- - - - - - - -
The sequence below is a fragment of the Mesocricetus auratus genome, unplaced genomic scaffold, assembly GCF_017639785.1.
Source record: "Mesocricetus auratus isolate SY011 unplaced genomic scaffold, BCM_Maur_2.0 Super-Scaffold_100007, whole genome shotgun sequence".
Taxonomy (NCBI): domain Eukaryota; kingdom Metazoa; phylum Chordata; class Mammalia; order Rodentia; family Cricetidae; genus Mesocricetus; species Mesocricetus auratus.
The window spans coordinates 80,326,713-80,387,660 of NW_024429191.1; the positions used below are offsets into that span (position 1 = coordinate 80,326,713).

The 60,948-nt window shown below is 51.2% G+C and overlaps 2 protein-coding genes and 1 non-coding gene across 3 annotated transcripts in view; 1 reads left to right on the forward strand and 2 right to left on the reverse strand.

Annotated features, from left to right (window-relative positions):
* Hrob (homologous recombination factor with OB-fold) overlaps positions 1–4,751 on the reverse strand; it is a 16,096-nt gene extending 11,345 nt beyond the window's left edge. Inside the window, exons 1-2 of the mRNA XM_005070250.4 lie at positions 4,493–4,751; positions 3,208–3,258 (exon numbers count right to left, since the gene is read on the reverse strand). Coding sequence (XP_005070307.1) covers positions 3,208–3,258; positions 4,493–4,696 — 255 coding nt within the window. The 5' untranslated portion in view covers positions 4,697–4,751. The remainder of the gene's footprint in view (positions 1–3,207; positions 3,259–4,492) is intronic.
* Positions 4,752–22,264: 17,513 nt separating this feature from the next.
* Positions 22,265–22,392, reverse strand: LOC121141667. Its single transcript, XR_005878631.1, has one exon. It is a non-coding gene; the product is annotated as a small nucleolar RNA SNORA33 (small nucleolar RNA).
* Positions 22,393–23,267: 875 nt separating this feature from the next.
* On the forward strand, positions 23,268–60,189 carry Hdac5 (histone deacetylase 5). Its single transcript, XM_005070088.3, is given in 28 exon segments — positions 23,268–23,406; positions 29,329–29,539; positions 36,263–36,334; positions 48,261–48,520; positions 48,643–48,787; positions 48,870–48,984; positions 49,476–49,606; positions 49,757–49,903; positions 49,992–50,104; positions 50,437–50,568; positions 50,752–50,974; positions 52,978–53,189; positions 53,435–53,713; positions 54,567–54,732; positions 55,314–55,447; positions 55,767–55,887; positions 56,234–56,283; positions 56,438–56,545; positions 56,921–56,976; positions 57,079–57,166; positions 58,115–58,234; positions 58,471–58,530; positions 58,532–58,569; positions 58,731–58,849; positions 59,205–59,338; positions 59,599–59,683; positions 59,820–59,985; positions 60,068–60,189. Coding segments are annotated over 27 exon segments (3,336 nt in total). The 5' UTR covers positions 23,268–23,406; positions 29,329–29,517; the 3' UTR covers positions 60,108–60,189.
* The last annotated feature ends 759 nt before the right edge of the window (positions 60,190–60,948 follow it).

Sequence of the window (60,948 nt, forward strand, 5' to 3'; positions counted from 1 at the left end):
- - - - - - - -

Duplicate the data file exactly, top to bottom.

The sequence below is a fragment of the Mesocricetus auratus genome, unplaced genomic scaffold, assembly GCF_017639785.1.
Source record: "Mesocricetus auratus isolate SY011 unplaced genomic scaffold, BCM_Maur_2.0 Super-Scaffold_100007, whole genome shotgun sequence".
Taxonomy (NCBI): domain Eukaryota; kingdom Metazoa; phylum Chordata; class Mammalia; order Rodentia; family Cricetidae; genus Mesocricetus; species Mesocricetus auratus.
The window spans coordinates 80,326,713-80,387,660 of NW_024429191.1; the positions used below are offsets into that span (position 1 = coordinate 80,326,713).

The 60,948-nt window shown below is 51.2% G+C and overlaps 2 protein-coding genes and 1 non-coding gene across 3 annotated transcripts in view; 1 reads left to right on the forward strand and 2 right to left on the reverse strand.

Annotated features, from left to right (window-relative positions):
* Hrob (homologous recombination factor with OB-fold) overlaps positions 1–4,751 on the reverse strand; it is a 16,096-nt gene extending 11,345 nt beyond the window's left edge. Inside the window, exons 1-2 of the mRNA XM_005070250.4 lie at positions 4,493–4,751; positions 3,208–3,258 (exon numbers count right to left, since the gene is read on the reverse strand). Coding sequence (XP_005070307.1) covers positions 3,208–3,258; positions 4,493–4,696 — 255 coding nt within the window. The 5' untranslated portion in view covers positions 4,697–4,751. The remainder of the gene's footprint in view (positions 1–3,207; positions 3,259–4,492) is intronic.
* Positions 4,752–22,264: 17,513 nt separating this feature from the next.
* Positions 22,265–22,392, reverse strand: LOC121141667. Its single transcript, XR_005878631.1, has one exon. It is a non-coding gene; the product is annotated as a small nucleolar RNA SNORA33 (small nucleolar RNA).
* Positions 22,393–23,267: 875 nt separating this feature from the next.
* On the forward strand, positions 23,268–60,189 carry Hdac5 (histone deacetylase 5). Its single transcript, XM_005070088.3, is given in 28 exon segments — positions 23,268–23,406; positions 29,329–29,539; positions 36,263–36,334; positions 48,261–48,520; positions 48,643–48,787; positions 48,870–48,984; positions 49,476–49,606; positions 49,757–49,903; positions 49,992–50,104; positions 50,437–50,568; positions 50,752–50,974; positions 52,978–53,189; positions 53,435–53,713; positions 54,567–54,732; positions 55,314–55,447; positions 55,767–55,887; positions 56,234–56,283; positions 56,438–56,545; positions 56,921–56,976; positions 57,079–57,166; positions 58,115–58,234; positions 58,471–58,530; positions 58,532–58,569; positions 58,731–58,849; positions 59,205–59,338; positions 59,599–59,683; positions 59,820–59,985; positions 60,068–60,189. Coding segments are annotated over 27 exon segments (3,336 nt in total). The 5' UTR covers positions 23,268–23,406; positions 29,329–29,517; the 3' UTR covers positions 60,108–60,189.
* The last annotated feature ends 759 nt before the right edge of the window (positions 60,190–60,948 follow it).

Sequence of the window (60,948 nt, forward strand, 5' to 3'; positions counted from 1 at the left end):